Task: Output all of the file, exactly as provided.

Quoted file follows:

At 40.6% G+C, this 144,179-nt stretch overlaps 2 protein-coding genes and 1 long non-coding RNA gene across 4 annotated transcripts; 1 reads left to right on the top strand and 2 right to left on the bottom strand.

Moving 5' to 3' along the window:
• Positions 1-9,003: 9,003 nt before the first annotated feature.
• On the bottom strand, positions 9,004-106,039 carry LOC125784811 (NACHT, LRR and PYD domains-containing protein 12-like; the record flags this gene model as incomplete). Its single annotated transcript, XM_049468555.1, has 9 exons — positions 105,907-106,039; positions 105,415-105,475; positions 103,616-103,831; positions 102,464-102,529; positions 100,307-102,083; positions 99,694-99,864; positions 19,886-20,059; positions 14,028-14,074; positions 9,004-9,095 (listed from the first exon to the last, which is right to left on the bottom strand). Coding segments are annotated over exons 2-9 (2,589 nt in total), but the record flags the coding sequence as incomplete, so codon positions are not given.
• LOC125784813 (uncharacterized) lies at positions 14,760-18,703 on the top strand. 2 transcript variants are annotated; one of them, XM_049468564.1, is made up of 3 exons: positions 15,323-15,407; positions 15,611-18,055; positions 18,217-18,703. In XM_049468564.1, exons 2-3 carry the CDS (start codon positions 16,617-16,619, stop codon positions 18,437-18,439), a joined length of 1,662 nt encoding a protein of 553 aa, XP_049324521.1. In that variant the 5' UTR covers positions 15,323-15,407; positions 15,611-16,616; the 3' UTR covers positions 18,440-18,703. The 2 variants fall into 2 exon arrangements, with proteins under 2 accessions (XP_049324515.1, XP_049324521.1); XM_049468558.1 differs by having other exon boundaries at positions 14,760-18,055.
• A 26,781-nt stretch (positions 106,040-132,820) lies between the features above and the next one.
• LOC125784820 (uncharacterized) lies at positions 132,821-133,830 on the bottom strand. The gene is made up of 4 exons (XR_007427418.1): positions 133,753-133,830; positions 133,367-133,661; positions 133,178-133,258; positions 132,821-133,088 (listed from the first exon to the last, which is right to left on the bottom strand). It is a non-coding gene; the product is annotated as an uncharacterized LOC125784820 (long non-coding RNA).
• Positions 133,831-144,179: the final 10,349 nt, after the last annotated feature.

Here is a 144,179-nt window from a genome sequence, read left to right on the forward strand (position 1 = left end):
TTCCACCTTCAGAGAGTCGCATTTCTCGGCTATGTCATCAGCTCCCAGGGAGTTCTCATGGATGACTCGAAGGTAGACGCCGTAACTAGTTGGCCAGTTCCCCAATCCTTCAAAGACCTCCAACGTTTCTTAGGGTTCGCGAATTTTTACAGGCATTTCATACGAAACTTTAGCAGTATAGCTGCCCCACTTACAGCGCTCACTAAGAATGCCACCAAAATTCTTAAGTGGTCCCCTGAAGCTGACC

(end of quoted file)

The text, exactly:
At 40.6% G+C, this 144,179-nt stretch overlaps 2 protein-coding genes and 1 long non-coding RNA gene across 4 annotated transcripts; 1 reads left to right on the top strand and 2 right to left on the bottom strand.

Moving 5' to 3' along the window:
• Positions 1-9,003: 9,003 nt before the first annotated feature.
• On the bottom strand, positions 9,004-106,039 carry LOC125784811 (NACHT, LRR and PYD domains-containing protein 12-like; the record flags this gene model as incomplete). Its single annotated transcript, XM_049468555.1, has 9 exons — positions 105,907-106,039; positions 105,415-105,475; positions 103,616-103,831; positions 102,464-102,529; positions 100,307-102,083; positions 99,694-99,864; positions 19,886-20,059; positions 14,028-14,074; positions 9,004-9,095 (listed from the first exon to the last, which is right to left on the bottom strand). Coding segments are annotated over exons 2-9 (2,589 nt in total), but the record flags the coding sequence as incomplete, so codon positions are not given.
• LOC125784813 (uncharacterized) lies at positions 14,760-18,703 on the top strand. 2 transcript variants are annotated; one of them, XM_049468564.1, is made up of 3 exons: positions 15,323-15,407; positions 15,611-18,055; positions 18,217-18,703. In XM_049468564.1, exons 2-3 carry the CDS (start codon positions 16,617-16,619, stop codon positions 18,437-18,439), a joined length of 1,662 nt encoding a protein of 553 aa, XP_049324521.1. In that variant the 5' UTR covers positions 15,323-15,407; positions 15,611-16,616; the 3' UTR covers positions 18,440-18,703. The 2 variants fall into 2 exon arrangements, with proteins under 2 accessions (XP_049324515.1, XP_049324521.1); XM_049468558.1 differs by having other exon boundaries at positions 14,760-18,055.
• A 26,781-nt stretch (positions 106,040-132,820) lies between the features above and the next one.
• LOC125784820 (uncharacterized) lies at positions 132,821-133,830 on the bottom strand. The gene is made up of 4 exons (XR_007427418.1): positions 133,753-133,830; positions 133,367-133,661; positions 133,178-133,258; positions 132,821-133,088 (listed from the first exon to the last, which is right to left on the bottom strand). It is a non-coding gene; the product is annotated as an uncharacterized LOC125784820 (long non-coding RNA).
• Positions 133,831-144,179: the final 10,349 nt, after the last annotated feature.

Here is a 144,179-nt window from a genome sequence, read left to right on the forward strand (position 1 = left end):
TTCCACCTTCAGAGAGTCGCATTTCTCGGCTATGTCATCAGCTCCCAGGGAGTTCTCATGGATGACTCGAAGGTAGACGCCGTAACTAGTTGGCCAGTTCCCCAATCCTTCAAAGACCTCCAACGTTTCTTAGGGTTCGCGAATTTTTACAGGCATTTCATACGAAACTTTAGCAGTATAGCTGCCCCACTTACAGCGCTCACTAAGAATGCCACCAAAATTCTTAAGTGGTCCCCTGAAGCTGACC